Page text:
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Bahrain … 47 years of challenges and progress

Ahmed Al-Jarallah Editor-in-Chief, the Arab Times

FOR 47 years, the Kingdom of Bahrain has been charting the course of a country with the ability to perform an economic and investment role which is bigger than its size. This is due to the fact that the country depends on its long heritage of opening itself to others, as well as dialogue and persistence to put national matters above every ambition and interest.

Thus, since its independence in 1971, Bahrain has become the tower of financial exchange in the Arab world through offshore banks despite enduring several challenges. If it were another country, it would have been living in isolation and endless crises.

In 1971, this beautiful island took a decisive step concerning its destiny. It happened when the leaders of Iran at the time openly demanded for annexation of Bahrain. Bahraini wisdom prevailed in overcoming the challenge at a time there was no indication of good neighborhood principle in the Iranian leadership.

Bahrain put this issue in its agenda in the United Nations. It decided to hold national referendum immediately after detaching itself from the English colonial rule to focus on dealing with major political and military predicaments.

The Bahrainis refused to be annexed to Iran through their votes. The voting result was outstanding as it had never been witnessed in other countries. In spite of all the inconveniences, Manama was not trapped under the grim atmosphere of the crisis. Instead, it immediately embarked on social and economic development efforts which continue till date.

Iran persisted in its greed over Bahrain. Khomeini’s regime inherited this greed from its predecessor, particularly its impertinence and arrogance based on the notion of ‘exporting revolution’ and by regarding Bahrain as the weakest link in the Gulf organization, let alone depending on a small group of operatives who sold their patriotism for a couple of dollars.

Despite this, Iran once again slammed the national unity consensus under the rule of Al Khalifa — a rule which has been continuing for 243 years characterized by harmonious relations between the ruler and the ruled, and openness to others. This enabled Bahrain to perform a historic role in the region.

Throughout its history, the Bahraini heritage has been interpreted in a series of laws aimed at transforming the country into a major investment hub. It started with freedom of ownership for non-Bahrainis, banks and strategic port for goods between the Gulf Cooperation Council (GCC) member countries — especially the Kingdom of Saudi Arabia and the United Arab Emirates (UAE).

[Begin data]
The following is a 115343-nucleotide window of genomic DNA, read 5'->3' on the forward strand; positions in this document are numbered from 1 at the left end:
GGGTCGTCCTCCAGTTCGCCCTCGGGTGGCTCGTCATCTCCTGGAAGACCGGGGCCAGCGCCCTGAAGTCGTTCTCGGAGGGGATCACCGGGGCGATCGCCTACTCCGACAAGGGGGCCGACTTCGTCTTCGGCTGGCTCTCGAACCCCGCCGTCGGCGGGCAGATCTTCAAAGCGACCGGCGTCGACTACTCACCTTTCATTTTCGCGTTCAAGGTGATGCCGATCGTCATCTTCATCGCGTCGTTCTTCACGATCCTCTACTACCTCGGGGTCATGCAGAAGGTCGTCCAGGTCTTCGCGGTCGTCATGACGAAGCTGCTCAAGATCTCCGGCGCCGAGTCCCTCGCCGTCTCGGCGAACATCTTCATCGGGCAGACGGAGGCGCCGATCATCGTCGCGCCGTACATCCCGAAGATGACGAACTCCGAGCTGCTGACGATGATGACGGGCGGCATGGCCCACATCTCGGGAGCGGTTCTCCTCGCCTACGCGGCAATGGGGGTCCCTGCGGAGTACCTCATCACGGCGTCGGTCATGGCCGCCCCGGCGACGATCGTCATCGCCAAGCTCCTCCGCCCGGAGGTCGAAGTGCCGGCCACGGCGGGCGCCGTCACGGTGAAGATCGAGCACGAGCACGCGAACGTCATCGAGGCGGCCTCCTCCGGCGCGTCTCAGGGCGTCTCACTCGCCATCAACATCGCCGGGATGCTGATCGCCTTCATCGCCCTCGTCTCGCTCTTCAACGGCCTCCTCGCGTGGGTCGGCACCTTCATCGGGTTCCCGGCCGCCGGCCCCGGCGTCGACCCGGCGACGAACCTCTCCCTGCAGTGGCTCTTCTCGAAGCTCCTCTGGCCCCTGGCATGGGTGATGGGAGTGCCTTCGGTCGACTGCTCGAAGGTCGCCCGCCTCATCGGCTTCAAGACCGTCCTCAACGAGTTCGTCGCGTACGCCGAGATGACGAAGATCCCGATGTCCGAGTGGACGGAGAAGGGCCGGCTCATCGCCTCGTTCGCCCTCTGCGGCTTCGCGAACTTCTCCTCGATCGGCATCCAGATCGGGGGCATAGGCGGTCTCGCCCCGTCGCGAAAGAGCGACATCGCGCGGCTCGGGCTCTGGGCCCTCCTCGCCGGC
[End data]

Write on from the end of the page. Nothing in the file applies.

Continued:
It later formed an economic base with Kuwait and Dubai; thereby, interpreting unity between communities through the economic role exchange.

Undoubtedly, this role irritates the greedy; hence, some Arabs are drooling over illusions bigger than their abilities that helped the Mullah regime in instigating sectarian tension and chaos with the hope of weakening the country.  Eventually, they wished to put Bahrain under the claws of the Persian expansionism scheme and get rid of its competitive role in the economy and investment.

Definitely, these people are oblivious to the fact that King Hamad bin Essa Al Khalifa built a fortress. Through this vision, they realized that the best way towards national fortification starts in democracy. This was made possible through the national covenant which the King declared and then accepted by all social sectors in Bahrain.

This was followed by the revival of parliamentary life based on freedom to choose representatives and polishing the role of the national press, which formed the first line of defense in confronting the evil plans laid down for Bahrain.

Given that King Hamad, Prime Minister Prince Khalifa bin Salman and Crown Prince Salman bin Hamad are working in accordance with a firm development strategy to actualize the ‘Bahrain 2030’ vision, many steps were taken towards modernization of the State, for it to join the ranks of advanced countries.

This is in terms of the public sector monitoring institutions, while the private sector takes up the role of service institutions. This means more development and progress towards a modern State on par with the current world we are living in.

Today, after 47 years of independence and despite the inconveniences that this country faced due to the political and security challenges posed by Iran through its terrorism character, the country is growing once again. It is performing its pioneering role confidently and firmly as it managed to come out of the tunnel of crisis stronger.

By Ahmed Al-Jarallah – Editor-in-Chief, the Arab Times

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